Old factory towns like Rochester have a strong sense of communal past.  There is more “home” in some towns than in others.  In the local paper, I came upon the smiling face of a handsome young man in the obituary section.  Charles “Dutch” Lydon died on June 1st at the age of 89.  He won five bronze stars in combat in the Pacific in WWII, was an “avid” bowler and golfer, and “a proud Kodak employee for 30 years.”  He is survived by children, grandchildren, and great-grandchildren.  Tom Brokaw must have been thinking of people like Dutch when he coined the name, “greatest generation.”

I don’t think my parents generation was great just because they were superior beings.  I believe the times demanded and fostered their greatness.  Men like Dutch Lydon knew where they were from, knew what that meant, and believed in it.  Now there is no more Kodak to be proud of.  Silent factory chimneys stand like tombstones for that way of life.

Not that smoke and soot were good for you, or that Kodak didn’t screw up in the end and screw its workers.  Not that things were so good if you weren’t a white hetrosexual male.  Not that my generation didn’t rebel against all that.  It’s just that from our current perspective, we can see things of value we lost when this way of life came to an end.

A sense of belonging and community, for one thing.  Friends and family you can count on were cited as key factors in a recent survey that named the ten happiest countries in the world.  Do I even need to say that the United States failed to make the cut?

Sense of community is an impression, an imagining, a gut feeling, but it makes a profound difference.  Walking along the Lake Ontario shore, we stopped to admire a fine old brick building, a public bathhouse, with half a dozen tennis courts sheltered from the wind in an enclosed courtyard.  The bandstand in the park was under renovation, as was the carousel with its hand-painted animals.  This is a city that doesn’t just pay lip service to words like “community.”  A cop on patrol passed us with a smile and a “Good morning,” because, though the park was filled with people, he had nothing more pressing to do.

Many in my generation grew up on Easy Rider and On the Road, filled with wanderlust and a longing for the horizon.  Others married their high school sweethearts, anxious to settle down.  People I know played it both ways, with differing results.  There aren’t any rules of thumb.  From the time of the pioneers, California has attracted people looking to reinvent themselves.  This is where Norma Jean Mortenson became Marilyn Monroe.  Sometimes it works out and sometimes it doesn’t.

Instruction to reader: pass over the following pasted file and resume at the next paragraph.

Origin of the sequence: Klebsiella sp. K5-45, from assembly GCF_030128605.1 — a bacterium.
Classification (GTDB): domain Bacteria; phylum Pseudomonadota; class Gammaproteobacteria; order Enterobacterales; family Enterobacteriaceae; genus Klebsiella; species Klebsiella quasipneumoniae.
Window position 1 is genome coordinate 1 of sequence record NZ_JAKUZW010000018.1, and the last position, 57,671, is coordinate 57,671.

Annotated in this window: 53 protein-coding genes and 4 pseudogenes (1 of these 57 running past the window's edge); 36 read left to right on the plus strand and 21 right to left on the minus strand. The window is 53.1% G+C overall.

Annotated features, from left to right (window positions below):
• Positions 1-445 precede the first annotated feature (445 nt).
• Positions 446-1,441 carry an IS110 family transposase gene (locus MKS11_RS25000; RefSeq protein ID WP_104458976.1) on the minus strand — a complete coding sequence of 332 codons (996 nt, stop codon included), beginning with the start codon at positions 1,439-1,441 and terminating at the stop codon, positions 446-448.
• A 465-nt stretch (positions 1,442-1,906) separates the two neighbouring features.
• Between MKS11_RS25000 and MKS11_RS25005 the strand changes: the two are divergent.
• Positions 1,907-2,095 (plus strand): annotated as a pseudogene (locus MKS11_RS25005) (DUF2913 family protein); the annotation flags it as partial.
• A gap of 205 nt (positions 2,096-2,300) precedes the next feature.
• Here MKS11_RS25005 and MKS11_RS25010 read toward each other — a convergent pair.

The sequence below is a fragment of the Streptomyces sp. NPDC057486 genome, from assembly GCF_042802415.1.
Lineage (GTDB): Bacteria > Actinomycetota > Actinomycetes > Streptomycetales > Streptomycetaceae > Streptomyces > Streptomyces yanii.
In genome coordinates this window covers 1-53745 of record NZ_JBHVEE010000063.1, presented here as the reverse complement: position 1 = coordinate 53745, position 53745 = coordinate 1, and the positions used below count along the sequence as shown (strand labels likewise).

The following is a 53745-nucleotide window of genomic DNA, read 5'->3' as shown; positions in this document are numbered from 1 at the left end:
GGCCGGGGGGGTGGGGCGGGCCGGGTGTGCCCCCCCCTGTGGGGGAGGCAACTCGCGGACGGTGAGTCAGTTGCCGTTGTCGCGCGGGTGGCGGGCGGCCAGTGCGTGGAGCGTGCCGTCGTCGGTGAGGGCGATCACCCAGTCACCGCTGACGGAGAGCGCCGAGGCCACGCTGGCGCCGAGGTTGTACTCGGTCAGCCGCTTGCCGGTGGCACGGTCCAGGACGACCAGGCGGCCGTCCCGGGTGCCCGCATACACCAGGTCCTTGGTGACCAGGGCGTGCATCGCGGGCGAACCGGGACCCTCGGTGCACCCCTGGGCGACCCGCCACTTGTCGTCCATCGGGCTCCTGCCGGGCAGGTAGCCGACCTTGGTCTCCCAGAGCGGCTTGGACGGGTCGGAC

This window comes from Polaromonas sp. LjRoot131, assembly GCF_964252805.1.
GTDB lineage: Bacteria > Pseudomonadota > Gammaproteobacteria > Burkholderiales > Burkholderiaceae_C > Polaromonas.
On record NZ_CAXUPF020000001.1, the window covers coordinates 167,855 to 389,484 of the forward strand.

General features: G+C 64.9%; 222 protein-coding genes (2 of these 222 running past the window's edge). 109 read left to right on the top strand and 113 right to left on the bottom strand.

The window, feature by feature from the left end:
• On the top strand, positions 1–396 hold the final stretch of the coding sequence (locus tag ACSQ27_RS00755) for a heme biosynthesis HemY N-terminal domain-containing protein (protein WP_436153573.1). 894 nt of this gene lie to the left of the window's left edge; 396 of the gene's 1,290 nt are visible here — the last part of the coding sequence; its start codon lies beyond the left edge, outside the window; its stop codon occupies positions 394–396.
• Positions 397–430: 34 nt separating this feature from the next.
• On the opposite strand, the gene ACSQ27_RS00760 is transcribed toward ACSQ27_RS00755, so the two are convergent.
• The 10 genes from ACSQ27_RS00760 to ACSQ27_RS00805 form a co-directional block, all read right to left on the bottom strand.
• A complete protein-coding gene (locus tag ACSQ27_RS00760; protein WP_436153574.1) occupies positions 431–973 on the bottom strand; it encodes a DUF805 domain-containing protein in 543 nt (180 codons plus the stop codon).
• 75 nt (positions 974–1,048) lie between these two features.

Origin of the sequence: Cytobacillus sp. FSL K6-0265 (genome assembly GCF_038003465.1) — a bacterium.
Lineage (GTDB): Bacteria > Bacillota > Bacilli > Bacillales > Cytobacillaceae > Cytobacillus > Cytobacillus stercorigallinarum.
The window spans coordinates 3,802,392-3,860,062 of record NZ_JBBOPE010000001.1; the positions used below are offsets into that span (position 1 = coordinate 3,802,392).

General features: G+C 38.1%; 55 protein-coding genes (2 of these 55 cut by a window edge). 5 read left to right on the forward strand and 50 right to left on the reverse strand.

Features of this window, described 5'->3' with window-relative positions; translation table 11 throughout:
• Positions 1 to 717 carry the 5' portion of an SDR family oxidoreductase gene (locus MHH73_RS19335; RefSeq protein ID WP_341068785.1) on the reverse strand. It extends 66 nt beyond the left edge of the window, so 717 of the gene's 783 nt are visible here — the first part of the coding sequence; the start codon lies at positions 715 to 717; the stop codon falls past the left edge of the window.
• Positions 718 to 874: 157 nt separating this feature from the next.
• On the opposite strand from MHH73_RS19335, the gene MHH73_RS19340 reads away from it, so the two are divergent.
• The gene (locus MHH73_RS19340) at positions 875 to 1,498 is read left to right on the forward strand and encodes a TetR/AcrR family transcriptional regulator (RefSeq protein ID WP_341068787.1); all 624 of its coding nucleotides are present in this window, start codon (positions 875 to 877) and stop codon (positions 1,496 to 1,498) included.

It has taken me longer than usual to write this post.  I kept putting off hitting the “Publish” button in hopes of reaching some kind of conclusion.  Doesn’t seem likely at this point.  Just a number of questions without any clear cut answers.

What does it mean to have a hometown, or maybe the question is really, how does a “town” become “home?”  What does it mean to have a home, to “feel at home?”  What does it mean to be from someplace?  “You can’t go home again,” Thomas Wolfe famously said.  Nobody asks the flip-side question, which is whether we ever really leave?

I’d love to hear any thoughts you have along these lines.

 

“I, state your name,”…

I always laugh at certain Mel Brooks jokes, and “I, state your name,” is one of them.  This factoid seems like a good intro to this post, which is based on today’s WordPress Daily Writing Prompt, “Say Your Name.”  Here is the full text of the writing challenge:

Write about your first name: Are you named after someone or something? Are there any stories or associations attached to it? If you had the choice, would you rename yourself? 

To answer the last question first:  when I was a kid, I longed to be Joe, or Billy, or Bob (I was a Yankee, so Billy Bob wasn’t an option).  Somewhere along the line, Morgan began to fit.  I think what really cemented it was my years in the hi-tech world.  Before I left, it was so diverse that if you include international teleconferences, in a given month or even week, I might interact with people from China, Japan, India, Pakistan, Italy, Israel, England, and Arizona.  I learned that there is no such thing as a “common” name.